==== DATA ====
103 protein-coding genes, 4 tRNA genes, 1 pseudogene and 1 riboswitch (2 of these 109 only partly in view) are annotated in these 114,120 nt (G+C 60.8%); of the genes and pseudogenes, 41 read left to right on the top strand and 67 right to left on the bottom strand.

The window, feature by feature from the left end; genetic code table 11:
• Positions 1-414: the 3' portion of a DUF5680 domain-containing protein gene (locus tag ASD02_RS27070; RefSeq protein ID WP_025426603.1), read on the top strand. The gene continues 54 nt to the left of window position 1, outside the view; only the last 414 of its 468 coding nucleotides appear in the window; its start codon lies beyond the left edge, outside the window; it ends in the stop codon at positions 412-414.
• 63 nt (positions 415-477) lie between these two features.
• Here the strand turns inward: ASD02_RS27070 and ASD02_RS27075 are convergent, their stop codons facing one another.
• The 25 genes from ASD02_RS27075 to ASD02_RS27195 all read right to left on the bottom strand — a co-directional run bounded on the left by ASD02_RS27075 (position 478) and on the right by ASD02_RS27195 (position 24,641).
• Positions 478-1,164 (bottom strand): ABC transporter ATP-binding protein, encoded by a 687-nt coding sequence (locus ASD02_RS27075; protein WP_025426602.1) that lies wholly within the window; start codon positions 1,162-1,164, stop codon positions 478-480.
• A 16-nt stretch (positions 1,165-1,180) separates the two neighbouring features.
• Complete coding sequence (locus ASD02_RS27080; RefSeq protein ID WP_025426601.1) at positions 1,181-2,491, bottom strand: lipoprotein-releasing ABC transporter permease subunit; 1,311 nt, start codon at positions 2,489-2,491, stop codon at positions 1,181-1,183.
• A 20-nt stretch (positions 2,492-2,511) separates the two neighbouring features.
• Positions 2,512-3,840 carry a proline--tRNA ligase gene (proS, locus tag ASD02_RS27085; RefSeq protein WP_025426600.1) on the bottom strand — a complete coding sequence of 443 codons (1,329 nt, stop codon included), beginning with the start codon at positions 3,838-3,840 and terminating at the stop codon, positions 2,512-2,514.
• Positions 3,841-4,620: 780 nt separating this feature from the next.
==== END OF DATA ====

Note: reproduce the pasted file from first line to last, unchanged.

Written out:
103 protein-coding genes, 4 tRNA genes, 1 pseudogene and 1 riboswitch (2 of these 109 only partly in view) are annotated in these 114,120 nt (G+C 60.8%); of the genes and pseudogenes, 41 read left to right on the top strand and 67 right to left on the bottom strand.

The window, feature by feature from the left end; genetic code table 11:
• Positions 1-414: the 3' portion of a DUF5680 domain-containing protein gene (locus tag ASD02_RS27070; RefSeq protein ID WP_025426603.1), read on the top strand. The gene continues 54 nt to the left of window position 1, outside the view; only the last 414 of its 468 coding nucleotides appear in the window; its start codon lies beyond the left edge, outside the window; it ends in the stop codon at positions 412-414.
• 63 nt (positions 415-477) lie between these two features.
• Here the strand turns inward: ASD02_RS27070 and ASD02_RS27075 are convergent, their stop codons facing one another.
• The 25 genes from ASD02_RS27075 to ASD02_RS27195 all read right to left on the bottom strand — a co-directional run bounded on the left by ASD02_RS27075 (position 478) and on the right by ASD02_RS27195 (position 24,641).
• Positions 478-1,164 (bottom strand): ABC transporter ATP-binding protein, encoded by a 687-nt coding sequence (locus ASD02_RS27075; protein WP_025426602.1) that lies wholly within the window; start codon positions 1,162-1,164, stop codon positions 478-480.
• A 16-nt stretch (positions 1,165-1,180) separates the two neighbouring features.
• Complete coding sequence (locus ASD02_RS27080; RefSeq protein ID WP_025426601.1) at positions 1,181-2,491, bottom strand: lipoprotein-releasing ABC transporter permease subunit; 1,311 nt, start codon at positions 2,489-2,491, stop codon at positions 1,181-1,183.
• A 20-nt stretch (positions 2,492-2,511) separates the two neighbouring features.
• Positions 2,512-3,840 carry a proline--tRNA ligase gene (proS, locus tag ASD02_RS27085; RefSeq protein WP_025426600.1) on the bottom strand — a complete coding sequence of 443 codons (1,329 nt, stop codon included), beginning with the start codon at positions 3,838-3,840 and terminating at the stop codon, positions 2,512-2,514.
• Positions 3,841-4,620: 780 nt separating this feature from the next.